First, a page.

CHARLOTTE, N.C. — When Earl Clark met James Johnson at the NBA combine last month, he kidded him about Wake Forest's stunning NCAA tournament loss to Cleveland State, which wiped out a potential round of 16 matchup with Clark's Louisville squad.
Little did they know they'd soon face each other after all — over and over — while becoming nearly constant companions on the NBA pre-draft workout circuit.
The two forwards were paired for the ninth time on Thursday, this time banging, running and sweating for Charlotte Bobcats coach Larry Brown.
"We've been to the Mall of America, rode roller-coasters, things like that. A lot of chilling at the hotel," Johnson said. "Then we get on the court and we go after each other's throats. That's what it is, a cutthroat league. You can have friends off the court, but you've got to know how it is on the court."
Teams like to pair similar players in these workouts, and Clark and Johnson are seemingly perfect to go 1-on-1.
At nearly 6-foot-10, Clark is long, a good ballhandler and defender and has about a two-inch height advantage over Johnson. Stronger and heavier — maybe too heavy — Johnson is skilled, has a better shooting range and is perhaps more raw. But they've both played small and power forward in college, and are expected to go somewhere from the middle to late first round of the June 25 draft.
Johnson, of Cheyenne, Wyo., left school after his sophomore year. Clark, of Rahway, N.J., left the Cardinals after his junior year. They never faced each other in college.
"You know West Coast guys, they're a different kind of guy. But that's my boy," Clark said. "They took an L to Cleveland State and I joke with him all the time that, 'Hey, we were supposed to match up a long time ago.' He just gets mad at me."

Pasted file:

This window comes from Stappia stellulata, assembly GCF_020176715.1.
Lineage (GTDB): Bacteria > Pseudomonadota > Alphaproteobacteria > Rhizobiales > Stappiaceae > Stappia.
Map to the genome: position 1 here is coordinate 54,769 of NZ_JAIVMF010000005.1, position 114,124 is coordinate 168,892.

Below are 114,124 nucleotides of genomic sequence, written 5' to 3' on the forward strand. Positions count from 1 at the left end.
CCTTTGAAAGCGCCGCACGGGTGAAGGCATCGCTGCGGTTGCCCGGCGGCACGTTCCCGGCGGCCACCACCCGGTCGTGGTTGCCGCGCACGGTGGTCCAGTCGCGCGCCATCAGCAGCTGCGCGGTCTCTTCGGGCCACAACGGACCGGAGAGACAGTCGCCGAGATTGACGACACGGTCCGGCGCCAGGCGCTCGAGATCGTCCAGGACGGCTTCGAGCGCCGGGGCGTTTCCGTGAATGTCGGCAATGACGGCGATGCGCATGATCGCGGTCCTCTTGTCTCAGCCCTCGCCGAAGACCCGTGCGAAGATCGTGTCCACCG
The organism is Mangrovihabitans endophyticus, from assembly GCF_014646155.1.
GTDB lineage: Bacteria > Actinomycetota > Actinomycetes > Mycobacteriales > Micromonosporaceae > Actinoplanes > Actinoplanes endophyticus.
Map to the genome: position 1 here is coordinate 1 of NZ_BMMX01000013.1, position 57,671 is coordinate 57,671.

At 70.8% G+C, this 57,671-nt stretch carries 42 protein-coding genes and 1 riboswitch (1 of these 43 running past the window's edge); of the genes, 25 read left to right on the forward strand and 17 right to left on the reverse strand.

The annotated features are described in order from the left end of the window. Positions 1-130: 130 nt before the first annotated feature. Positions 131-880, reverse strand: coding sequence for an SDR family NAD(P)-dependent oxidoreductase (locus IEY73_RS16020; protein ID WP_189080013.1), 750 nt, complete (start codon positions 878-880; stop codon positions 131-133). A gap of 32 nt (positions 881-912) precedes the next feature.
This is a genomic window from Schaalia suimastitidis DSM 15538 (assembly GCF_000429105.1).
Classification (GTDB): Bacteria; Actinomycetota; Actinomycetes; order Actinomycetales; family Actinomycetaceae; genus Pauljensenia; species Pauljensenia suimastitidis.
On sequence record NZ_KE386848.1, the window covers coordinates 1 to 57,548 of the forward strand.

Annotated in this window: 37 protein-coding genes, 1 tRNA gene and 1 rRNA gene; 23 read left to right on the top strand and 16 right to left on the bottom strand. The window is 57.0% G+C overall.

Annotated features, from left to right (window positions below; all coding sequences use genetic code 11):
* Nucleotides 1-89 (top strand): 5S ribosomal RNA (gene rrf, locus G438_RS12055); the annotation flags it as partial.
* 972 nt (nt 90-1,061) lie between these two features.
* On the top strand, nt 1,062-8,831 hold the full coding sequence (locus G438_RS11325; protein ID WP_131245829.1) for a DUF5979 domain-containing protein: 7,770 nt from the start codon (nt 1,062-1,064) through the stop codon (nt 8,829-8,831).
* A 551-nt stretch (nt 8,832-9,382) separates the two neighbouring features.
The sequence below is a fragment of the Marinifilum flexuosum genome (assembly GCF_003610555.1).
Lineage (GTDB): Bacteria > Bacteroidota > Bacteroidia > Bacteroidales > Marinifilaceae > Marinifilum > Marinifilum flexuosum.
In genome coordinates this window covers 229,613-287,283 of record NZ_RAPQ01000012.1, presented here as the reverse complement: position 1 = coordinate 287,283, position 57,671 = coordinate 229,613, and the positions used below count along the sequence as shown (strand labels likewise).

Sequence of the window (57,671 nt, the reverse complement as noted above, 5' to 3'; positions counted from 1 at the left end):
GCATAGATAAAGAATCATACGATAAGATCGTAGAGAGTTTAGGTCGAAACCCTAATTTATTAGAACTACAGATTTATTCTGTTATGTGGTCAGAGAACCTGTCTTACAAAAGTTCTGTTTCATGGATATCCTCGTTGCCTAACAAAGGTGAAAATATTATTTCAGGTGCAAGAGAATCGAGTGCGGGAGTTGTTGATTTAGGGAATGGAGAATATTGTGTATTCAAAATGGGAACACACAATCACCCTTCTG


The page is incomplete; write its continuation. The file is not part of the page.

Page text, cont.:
The two realized at the combine they had nearly identical workout schedules. Since then they've become inseparable, whether they're in Sacramento, Minnesota, New Jersey or Charlotte.
"He's like a roommate now," Clark said. "We get to the hotel and chill out. It's not always fun going state to state by yourself, so it's good to have a friend along with you. It's definitely fun."
According to Brown, both players have the potential to be longtime friends and foes in the NBA — if they address some flaws.
Johnson, who averaged 15 points and 8.5 rebounds last season, was criticized for having high body fat at the NBA combine. While he insisted he's done well with his fitness at workouts, Brown believes he has to get lighter to guard small forwards in the NBA.
"I'm sure he'll be in better shape when the season starts," Brown said. "The better shape he's in the better chance he'll have to play (small forward). But he can shoot it, he can pass it, he can handle it. He's real good."
For Clark, who averaged 14.2 points and 8.7 rebounds last season, it's about getting stronger to bang with power forwards in the NBA. Coming off an impressive performance in leading Louisville to the Midwest Regional final, Brown compared him to veteran NBA forward Tim Thomas.
"I think he'd have to get a little stronger to play (power forward), but he's over 6-9, he's got long arms," Brown said. "I think he could handle the ball against the press. I think he'll be able to guard multiple positions when he's into the league a while. He's a really, really good prospect."
Knowing a team looking for a forward in the middle of the draft may decide between them, the competition has been intense. They were guarding each other for several segments at the end of Thursday's workout.
Yet as Johnson talked to a reporter before exiting the court, Clark waited for him. Soon they started laughing as they discussed their next workout.
Yes, they'll be together again on Saturday in Phoenix.
"It's been a back and forth battle," Clark said. "I think I've been getting better through this whole process."
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